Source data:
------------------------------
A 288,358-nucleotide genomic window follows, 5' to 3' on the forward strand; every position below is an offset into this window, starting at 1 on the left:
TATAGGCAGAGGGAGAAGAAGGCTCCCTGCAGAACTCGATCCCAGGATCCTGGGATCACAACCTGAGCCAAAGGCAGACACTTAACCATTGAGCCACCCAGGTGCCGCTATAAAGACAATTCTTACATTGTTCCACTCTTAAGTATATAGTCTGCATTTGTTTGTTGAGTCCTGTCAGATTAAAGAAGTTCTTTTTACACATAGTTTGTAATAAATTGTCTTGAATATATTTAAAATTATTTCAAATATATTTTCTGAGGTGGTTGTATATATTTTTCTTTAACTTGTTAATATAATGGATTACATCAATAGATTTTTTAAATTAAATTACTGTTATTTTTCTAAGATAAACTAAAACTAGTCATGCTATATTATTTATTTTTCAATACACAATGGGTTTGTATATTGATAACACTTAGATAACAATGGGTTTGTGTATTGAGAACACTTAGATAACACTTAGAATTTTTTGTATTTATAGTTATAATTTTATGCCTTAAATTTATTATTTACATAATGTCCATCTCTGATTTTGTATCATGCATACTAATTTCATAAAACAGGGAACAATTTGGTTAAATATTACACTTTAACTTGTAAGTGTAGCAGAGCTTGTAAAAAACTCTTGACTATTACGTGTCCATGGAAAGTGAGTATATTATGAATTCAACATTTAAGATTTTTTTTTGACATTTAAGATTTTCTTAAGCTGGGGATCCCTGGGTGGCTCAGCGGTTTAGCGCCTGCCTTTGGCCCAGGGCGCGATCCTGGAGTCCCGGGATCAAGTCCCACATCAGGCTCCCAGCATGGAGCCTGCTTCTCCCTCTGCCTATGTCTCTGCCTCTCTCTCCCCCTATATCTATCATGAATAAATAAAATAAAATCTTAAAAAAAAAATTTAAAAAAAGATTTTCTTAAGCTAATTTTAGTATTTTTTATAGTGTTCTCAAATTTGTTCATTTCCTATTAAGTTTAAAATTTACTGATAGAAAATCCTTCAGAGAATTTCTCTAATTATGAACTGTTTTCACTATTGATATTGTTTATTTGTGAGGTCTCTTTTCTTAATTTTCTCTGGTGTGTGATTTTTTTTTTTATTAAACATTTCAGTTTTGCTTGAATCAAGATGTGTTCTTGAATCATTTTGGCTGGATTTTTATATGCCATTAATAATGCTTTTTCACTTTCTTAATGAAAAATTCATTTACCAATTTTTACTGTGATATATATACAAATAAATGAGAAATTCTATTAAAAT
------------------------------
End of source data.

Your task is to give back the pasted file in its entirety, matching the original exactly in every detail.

A 288,358-nucleotide genomic window follows, 5' to 3' on the forward strand; every position below is an offset into this window, starting at 1 on the left:
TATAGGCAGAGGGAGAAGAAGGCTCCCTGCAGAACTCGATCCCAGGATCCTGGGATCACAACCTGAGCCAAAGGCAGACACTTAACCATTGAGCCACCCAGGTGCCGCTATAAAGACAATTCTTACATTGTTCCACTCTTAAGTATATAGTCTGCATTTGTTTGTTGAGTCCTGTCAGATTAAAGAAGTTCTTTTTACACATAGTTTGTAATAAATTGTCTTGAATATATTTAAAATTATTTCAAATATATTTTCTGAGGTGGTTGTATATATTTTTCTTTAACTTGTTAATATAATGGATTACATCAATAGATTTTTTAAATTAAATTACTGTTATTTTTCTAAGATAAACTAAAACTAGTCATGCTATATTATTTATTTTTCAATACACAATGGGTTTGTATATTGATAACACTTAGATAACAATGGGTTTGTGTATTGAGAACACTTAGATAACACTTAGAATTTTTTGTATTTATAGTTATAATTTTATGCCTTAAATTTATTATTTACATAATGTCCATCTCTGATTTTGTATCATGCATACTAATTTCATAAAACAGGGAACAATTTGGTTAAATATTACACTTTAACTTGTAAGTGTAGCAGAGCTTGTAAAAAACTCTTGACTATTACGTGTCCATGGAAAGTGAGTATATTATGAATTCAACATTTAAGATTTTTTTTTGACATTTAAGATTTTCTTAAGCTGGGGATCCCTGGGTGGCTCAGCGGTTTAGCGCCTGCCTTTGGCCCAGGGCGCGATCCTGGAGTCCCGGGATCAAGTCCCACATCAGGCTCCCAGCATGGAGCCTGCTTCTCCCTCTGCCTATGTCTCTGCCTCTCTCTCCCCCTATATCTATCATGAATAAATAAAATAAAATCTTAAAAAAAAAATTTAAAAAAAGATTTTCTTAAGCTAATTTTAGTATTTTTTATAGTGTTCTCAAATTTGTTCATTTCCTATTAAGTTTAAAATTTACTGATAGAAAATCCTTCAGAGAATTTCTCTAATTATGAACTGTTTTCACTATTGATATTGTTTATTTGTGAGGTCTCTTTTCTTAATTTTCTCTGGTGTGTGATTTTTTTTTTTATTAAACATTTCAGTTTTGCTTGAATCAAGATGTGTTCTTGAATCATTTTGGCTGGATTTTTATATGCCATTAATAATGCTTTTTCACTTTCTTAATGAAAAATTCATTTACCAATTTTTACTGTGATATATATACAAATAAATGAGAAATTCTATTAAAAT